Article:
That moment when part of you wants another chocolate chip cookie and part of you knows it’s probably time to call it quits.
One one hand: that smooth chocolate and that soft cookie dough.
On the other hand: your health.
So what determines whether you indulge a little more or do the responsible thing and put the lid back on the cookie jar? There are a lot of factors, including how you might be feeling that particular day, but one that psychologists have proposed is how impulsive you are.
That is, if you’re someone who tends to act without thinking, you’re probably more likely to give in to temptation, whereas if you’re someone who tends to weigh out your actions in advance, that’ll predispose you to saying no to the cookie.
Even in children, individual differences in impulsivity are apparent, and these differences have real consequences for eating habits. A 2013 study found that how children perform on a delayed gratification task predicts their body mass index (BMI) 30 years later.
With this connection between impulsivity and eating habits in mind, researchers from University of Birmingham decided to look at how parental monitoring fits into the equation – specifically, whether parents can play a role in helping impulsive children develop healthier eating habits.
The researchers focused on three kinds of impulsivity:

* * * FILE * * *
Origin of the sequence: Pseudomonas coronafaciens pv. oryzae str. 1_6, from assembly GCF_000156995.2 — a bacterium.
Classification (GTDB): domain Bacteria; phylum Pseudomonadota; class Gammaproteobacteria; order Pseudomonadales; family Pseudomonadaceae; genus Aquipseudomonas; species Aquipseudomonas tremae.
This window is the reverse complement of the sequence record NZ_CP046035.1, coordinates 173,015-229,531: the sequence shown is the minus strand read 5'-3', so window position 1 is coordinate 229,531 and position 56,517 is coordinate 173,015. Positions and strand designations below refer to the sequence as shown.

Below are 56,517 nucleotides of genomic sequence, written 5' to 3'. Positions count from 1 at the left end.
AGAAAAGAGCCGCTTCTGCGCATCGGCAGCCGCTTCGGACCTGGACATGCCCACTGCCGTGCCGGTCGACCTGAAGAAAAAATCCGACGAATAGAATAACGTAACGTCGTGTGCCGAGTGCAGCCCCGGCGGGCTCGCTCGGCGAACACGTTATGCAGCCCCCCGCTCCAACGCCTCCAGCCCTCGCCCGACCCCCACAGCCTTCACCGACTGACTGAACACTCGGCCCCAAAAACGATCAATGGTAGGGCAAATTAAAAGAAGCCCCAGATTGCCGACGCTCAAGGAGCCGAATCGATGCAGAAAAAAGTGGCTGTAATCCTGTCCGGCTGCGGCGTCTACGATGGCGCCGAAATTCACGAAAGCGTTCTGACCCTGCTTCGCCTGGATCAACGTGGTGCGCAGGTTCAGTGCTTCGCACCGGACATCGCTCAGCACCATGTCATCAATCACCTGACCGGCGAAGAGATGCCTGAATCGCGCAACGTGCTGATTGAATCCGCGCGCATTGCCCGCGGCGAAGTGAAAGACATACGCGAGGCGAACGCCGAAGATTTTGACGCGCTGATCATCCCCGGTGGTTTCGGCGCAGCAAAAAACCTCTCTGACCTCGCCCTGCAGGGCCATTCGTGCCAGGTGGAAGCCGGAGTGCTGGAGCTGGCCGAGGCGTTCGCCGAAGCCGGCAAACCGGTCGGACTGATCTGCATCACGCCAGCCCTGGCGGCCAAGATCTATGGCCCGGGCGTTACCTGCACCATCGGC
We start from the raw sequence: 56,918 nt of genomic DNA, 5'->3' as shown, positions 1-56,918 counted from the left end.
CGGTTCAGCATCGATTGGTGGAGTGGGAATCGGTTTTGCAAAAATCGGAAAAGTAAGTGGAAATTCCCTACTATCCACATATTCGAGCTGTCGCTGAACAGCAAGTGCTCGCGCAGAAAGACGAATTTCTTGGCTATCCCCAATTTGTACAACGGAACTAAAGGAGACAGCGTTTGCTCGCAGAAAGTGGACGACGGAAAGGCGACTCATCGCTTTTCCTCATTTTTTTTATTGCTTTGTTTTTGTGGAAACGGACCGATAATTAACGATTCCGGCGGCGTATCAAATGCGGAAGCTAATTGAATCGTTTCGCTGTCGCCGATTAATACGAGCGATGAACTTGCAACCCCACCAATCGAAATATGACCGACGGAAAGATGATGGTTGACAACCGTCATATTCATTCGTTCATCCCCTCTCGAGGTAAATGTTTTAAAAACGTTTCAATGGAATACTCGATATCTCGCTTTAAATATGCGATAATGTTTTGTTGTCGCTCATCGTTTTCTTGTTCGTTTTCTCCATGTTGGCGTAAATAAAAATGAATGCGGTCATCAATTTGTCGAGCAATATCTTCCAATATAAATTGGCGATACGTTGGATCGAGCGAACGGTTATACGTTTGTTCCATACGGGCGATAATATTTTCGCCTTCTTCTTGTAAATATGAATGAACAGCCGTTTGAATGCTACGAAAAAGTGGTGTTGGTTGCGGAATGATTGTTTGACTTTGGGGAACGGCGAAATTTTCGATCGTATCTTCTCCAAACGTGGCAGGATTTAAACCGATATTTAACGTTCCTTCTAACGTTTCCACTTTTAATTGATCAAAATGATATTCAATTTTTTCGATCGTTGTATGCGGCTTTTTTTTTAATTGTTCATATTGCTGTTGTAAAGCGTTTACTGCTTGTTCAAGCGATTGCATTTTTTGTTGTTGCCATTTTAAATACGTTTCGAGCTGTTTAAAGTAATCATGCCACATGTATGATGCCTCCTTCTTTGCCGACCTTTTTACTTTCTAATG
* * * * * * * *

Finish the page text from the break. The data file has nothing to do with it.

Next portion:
- Motor impulsivity: the tendency to act without thinking
- Delay of gratification: the ability to postpone rewards
- Inhibitory control: the ability to regulate one’s behavior
They then measured weight and eating behavior in a group of 95 children between the ages of 2 and 4, looking for a link with impulsivity. They found that impulsive children did tend to eat more and that girls high in motor impulsivity in particular were heavier overall.
Importantly, though, parental monitoring also played a big role in how much the children ate. Impulsive children who were monitored by their parents tended to eat more like typical children while impulsive children who were left to their own devices were the ones with the most uninhibited eating behavior.
In other words, parents can offset some of the downsides of impulsivity by taking an active role in shaping their children’s eating habits. Although being impulsive puts children at higher risk for overeating, parental monitoring can have a protective effect.
So none of that helps you resolve your dilemma with the chocolate chip cookie, but if it’s Junior who’s contemplating “to eat or not to eat” vis-a-vis baked goods, the solution might be for mom or dad to ditch the cookie jar for a lettuce dispenser.